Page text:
UNIVERSITY OF TORONTO LINKS
From: Waterglass. Montreal: McGill-Queen's University Press, 1999.
for Jeffery Peter Haindl
Born 5 June 1988
We're often homesick, Jeffery, for the place
we first try these mild waters that distil
in time. To stay put's a hard thing the body
can't do for long. But there are chimes and chants
you might hear tell of--the trees, the river--
for nights when you must dream yourself to sleep.
What else will remain of this time when sleep
gives way only to a hunger your body
surprises you with? (It means another chance
at that nipple you worry to replace
what Freud defined as our forsaken Stille.)
Not at home, it's streams that we're forever
coming back to, when the mind's dark river
begins filtering the silt and the chance
leaves of memory that never stay in place.
Light and faces that flow now past your body--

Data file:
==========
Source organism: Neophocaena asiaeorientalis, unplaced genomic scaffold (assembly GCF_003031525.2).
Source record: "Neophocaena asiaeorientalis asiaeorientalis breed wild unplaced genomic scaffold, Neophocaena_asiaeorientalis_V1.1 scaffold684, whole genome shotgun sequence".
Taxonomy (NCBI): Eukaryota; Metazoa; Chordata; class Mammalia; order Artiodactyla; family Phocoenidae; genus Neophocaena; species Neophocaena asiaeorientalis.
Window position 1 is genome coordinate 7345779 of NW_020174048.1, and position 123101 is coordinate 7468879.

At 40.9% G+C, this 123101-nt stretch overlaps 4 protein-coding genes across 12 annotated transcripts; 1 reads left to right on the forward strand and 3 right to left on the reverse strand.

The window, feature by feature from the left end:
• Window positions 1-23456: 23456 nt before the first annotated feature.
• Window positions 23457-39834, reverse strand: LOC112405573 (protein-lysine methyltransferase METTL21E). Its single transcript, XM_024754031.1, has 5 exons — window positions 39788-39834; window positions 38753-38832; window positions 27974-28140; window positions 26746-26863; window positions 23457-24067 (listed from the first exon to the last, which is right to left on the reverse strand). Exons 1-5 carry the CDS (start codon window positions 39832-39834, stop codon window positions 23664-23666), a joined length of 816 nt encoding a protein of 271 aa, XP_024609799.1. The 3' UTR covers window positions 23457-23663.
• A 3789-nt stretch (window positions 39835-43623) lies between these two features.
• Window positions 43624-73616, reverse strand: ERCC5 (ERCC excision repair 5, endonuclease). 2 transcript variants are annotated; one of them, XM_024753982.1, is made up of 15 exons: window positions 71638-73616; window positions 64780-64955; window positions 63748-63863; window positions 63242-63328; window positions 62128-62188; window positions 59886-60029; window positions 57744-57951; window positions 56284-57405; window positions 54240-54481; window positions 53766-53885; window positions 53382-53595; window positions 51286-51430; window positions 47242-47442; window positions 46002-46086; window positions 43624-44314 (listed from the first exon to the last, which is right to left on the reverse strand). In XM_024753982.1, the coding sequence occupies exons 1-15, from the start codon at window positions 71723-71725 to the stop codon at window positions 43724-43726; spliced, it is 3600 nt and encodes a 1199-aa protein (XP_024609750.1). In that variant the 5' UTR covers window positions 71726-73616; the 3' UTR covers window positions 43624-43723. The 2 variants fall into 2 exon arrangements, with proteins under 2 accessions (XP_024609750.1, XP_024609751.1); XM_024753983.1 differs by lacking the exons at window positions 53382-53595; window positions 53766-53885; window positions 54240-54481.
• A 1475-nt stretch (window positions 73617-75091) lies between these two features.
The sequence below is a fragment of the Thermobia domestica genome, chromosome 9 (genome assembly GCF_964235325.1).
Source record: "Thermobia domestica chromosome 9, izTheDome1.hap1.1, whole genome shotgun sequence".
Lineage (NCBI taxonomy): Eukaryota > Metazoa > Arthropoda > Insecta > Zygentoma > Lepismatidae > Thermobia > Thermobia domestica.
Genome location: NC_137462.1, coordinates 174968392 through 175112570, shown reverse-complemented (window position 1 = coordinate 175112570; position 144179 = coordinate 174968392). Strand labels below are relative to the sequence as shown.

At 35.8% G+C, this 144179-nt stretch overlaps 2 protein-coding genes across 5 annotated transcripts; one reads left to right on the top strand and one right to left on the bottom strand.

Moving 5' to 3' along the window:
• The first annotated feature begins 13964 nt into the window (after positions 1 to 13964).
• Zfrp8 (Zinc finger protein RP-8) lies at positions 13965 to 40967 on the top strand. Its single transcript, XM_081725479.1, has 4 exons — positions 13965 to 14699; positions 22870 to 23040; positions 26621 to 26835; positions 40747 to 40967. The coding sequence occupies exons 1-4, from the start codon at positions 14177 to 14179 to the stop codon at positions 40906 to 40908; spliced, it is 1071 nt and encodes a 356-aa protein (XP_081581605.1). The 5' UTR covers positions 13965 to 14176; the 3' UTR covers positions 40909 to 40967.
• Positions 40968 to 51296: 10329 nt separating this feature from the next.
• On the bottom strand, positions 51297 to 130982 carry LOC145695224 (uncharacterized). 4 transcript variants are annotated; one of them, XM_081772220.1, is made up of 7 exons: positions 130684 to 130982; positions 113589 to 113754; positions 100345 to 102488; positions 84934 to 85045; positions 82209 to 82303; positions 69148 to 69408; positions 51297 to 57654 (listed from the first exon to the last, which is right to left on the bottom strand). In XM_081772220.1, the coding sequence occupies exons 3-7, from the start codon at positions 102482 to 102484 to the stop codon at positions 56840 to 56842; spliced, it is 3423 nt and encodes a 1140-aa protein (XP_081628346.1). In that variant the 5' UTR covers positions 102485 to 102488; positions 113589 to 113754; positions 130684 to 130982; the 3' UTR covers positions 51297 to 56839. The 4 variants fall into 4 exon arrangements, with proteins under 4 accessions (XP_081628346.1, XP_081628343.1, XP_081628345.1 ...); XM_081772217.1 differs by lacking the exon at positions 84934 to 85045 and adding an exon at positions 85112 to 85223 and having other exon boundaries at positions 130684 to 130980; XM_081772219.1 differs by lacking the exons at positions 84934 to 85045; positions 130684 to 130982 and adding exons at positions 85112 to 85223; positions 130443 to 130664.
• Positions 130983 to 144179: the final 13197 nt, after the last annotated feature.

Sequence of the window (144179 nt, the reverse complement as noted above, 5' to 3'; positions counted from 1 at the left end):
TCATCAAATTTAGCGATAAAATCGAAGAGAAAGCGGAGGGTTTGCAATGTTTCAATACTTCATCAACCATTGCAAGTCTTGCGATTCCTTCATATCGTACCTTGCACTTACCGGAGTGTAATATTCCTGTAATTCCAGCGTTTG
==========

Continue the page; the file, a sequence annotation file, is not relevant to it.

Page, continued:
like shapes on a pendant mobile--while you sleep,
are saved there; sometime, in a hostile
world, you'll seek comfort in those fleeting stills.
But how have you come here in the first place?
Small wonder. The hospital at Deep River
was more a sick bay! A few beds for sleep,
a car lot with some cars in it: nobody
but your mother was there. A good chance
to get comfortable alone. But as chance
would have it, motions of that patient river
weren't lost on you, and the watery sleep
you had just spilled from are within you still.
We see it as we watch you in your place
how well you've grasped, more than anybody
here, the quiet, the strangeness of a body
left just beyond you at the door of sleep,
like a child in a basket, quite still,
to raise each morning as your own. A river's
good to keep in mind: whatever you chance
to make of yourself, it will have its place,
be that place far away as Come-by-Chance,
Newfoundland, or near as the body that now sleeps
off the stillness in the waters by Deep River.
Jeffery Donaldson's works copyright © to the author.